Church membership in the United States is almost but not quite keeping pace with population growth, according to the just published 1979 Yearbook of American Churches.
Total church membership increased seven-tenths of one percent during 1977, the most recent year for which statistics are available, according to the volume. During that same time, population increased by eight-tenths of 1 percent.
As in years past, the most substantial growth was recorded by theologically conservative churches, with the Church of Jesus Christ of Latter-Day Saints (Mormom) leading the list with a 3.95 percent increase.
The nation's mainline Protestant churches - Episcopal, Presbyterian, United Methodist, Lutheran - again reflected declining membership. But the rate of decline has slowed considerably from what it was five year ago.
The yearbook, published by the National Council of Churches in New York City, provides the most comprehensive statistics available on institutions of organized religion. This year's volume contains data on 222 religious communions - Protestant, Orthodox and Roman Catholic.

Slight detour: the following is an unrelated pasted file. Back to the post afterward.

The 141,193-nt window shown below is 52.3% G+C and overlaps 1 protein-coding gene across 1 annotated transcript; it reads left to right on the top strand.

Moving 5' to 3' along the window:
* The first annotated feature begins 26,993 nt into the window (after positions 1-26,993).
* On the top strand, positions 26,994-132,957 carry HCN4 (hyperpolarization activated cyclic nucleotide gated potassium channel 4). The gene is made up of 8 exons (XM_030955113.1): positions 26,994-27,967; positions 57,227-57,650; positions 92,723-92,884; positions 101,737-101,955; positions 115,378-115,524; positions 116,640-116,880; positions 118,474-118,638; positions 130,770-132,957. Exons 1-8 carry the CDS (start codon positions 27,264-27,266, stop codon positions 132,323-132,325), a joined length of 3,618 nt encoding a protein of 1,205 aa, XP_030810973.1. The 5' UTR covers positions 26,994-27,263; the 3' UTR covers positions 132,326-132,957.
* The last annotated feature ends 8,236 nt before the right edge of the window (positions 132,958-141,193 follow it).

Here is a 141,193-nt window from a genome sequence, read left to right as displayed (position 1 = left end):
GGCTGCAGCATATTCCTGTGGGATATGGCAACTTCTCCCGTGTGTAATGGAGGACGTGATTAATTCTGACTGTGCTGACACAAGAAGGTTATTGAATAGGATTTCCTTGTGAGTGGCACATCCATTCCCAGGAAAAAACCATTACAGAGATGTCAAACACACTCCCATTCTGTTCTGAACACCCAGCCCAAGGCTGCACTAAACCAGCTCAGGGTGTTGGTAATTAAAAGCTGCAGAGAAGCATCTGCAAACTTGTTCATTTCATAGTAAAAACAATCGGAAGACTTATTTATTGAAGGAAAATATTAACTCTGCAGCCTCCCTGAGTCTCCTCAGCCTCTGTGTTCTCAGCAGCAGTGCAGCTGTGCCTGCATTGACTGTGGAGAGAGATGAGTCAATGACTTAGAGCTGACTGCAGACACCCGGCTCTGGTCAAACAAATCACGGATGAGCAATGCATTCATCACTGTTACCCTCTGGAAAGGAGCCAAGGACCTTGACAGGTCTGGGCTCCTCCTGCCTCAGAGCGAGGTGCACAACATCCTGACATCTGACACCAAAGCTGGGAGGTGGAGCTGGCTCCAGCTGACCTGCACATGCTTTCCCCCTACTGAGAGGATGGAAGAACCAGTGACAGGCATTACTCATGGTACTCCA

According to the yearbook, the total number of ordained clergy increased overall by 11,132 during 1977, thus creating problems for many Protestant denominations that already have a surplus of clergy. The opposite situation prevails in the Roman Catholic Church.
Constant H. Jacquet, yearbook editor, said the clergy surplus is particularly acute in the United Church of Christ, the United Presbyterian and Episcopal churches, with other denominations "approaching oversupply."
He predicted that the situation "may signal the continued growth of nonstipendiary clergy and of ordained clergy working in allied professions, such as chaplaincies or counseling."
But, according to the yearbook, black Protestant denominations face a serious and continuing clergy shortage. While there has been some increase in the number of black seminarians in recent years, the yearbook states that blacks constitute only 4.1 percent of the total seminary student population.
The number of women preparing for the ordained ministry has climbed. Since 1972 the number of women seminarians has increased 167 percent, compared to a 26 percent increase in male students during the same period.
But many of the women face difficulties when they graduate. According to the yearbook, fewer than half of the 222 religious bodies surveyed ordain women. Of those that do, women comprise only 4 percent of the clergy, with very few of them in major pastorates.